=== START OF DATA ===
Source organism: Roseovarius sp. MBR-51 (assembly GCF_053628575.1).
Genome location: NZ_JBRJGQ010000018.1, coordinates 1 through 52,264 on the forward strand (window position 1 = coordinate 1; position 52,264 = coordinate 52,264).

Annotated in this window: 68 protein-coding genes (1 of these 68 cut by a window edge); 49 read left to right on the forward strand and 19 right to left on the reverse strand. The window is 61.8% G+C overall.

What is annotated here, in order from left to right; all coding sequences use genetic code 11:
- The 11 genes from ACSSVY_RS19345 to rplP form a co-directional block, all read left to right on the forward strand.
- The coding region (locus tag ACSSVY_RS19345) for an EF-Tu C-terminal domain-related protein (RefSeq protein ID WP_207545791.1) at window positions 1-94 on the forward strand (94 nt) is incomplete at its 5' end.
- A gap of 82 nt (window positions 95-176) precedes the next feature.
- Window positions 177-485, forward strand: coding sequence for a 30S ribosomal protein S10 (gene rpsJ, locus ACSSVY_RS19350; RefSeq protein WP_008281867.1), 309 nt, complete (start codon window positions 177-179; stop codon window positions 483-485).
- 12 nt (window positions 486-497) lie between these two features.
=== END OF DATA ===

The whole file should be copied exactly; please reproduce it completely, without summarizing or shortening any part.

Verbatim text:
Source organism: Roseovarius sp. MBR-51 (assembly GCF_053628575.1).
Genome location: NZ_JBRJGQ010000018.1, coordinates 1 through 52,264 on the forward strand (window position 1 = coordinate 1; position 52,264 = coordinate 52,264).

Annotated in this window: 68 protein-coding genes (1 of these 68 cut by a window edge); 49 read left to right on the forward strand and 19 right to left on the reverse strand. The window is 61.8% G+C overall.

What is annotated here, in order from left to right; all coding sequences use genetic code 11:
- The 11 genes from ACSSVY_RS19345 to rplP form a co-directional block, all read left to right on the forward strand.
- The coding region (locus tag ACSSVY_RS19345) for an EF-Tu C-terminal domain-related protein (RefSeq protein ID WP_207545791.1) at window positions 1-94 on the forward strand (94 nt) is incomplete at its 5' end.
- A gap of 82 nt (window positions 95-176) precedes the next feature.
- Window positions 177-485, forward strand: coding sequence for a 30S ribosomal protein S10 (gene rpsJ, locus ACSSVY_RS19350; RefSeq protein WP_008281867.1), 309 nt, complete (start codon window positions 177-179; stop codon window positions 483-485).
- 12 nt (window positions 486-497) lie between these two features.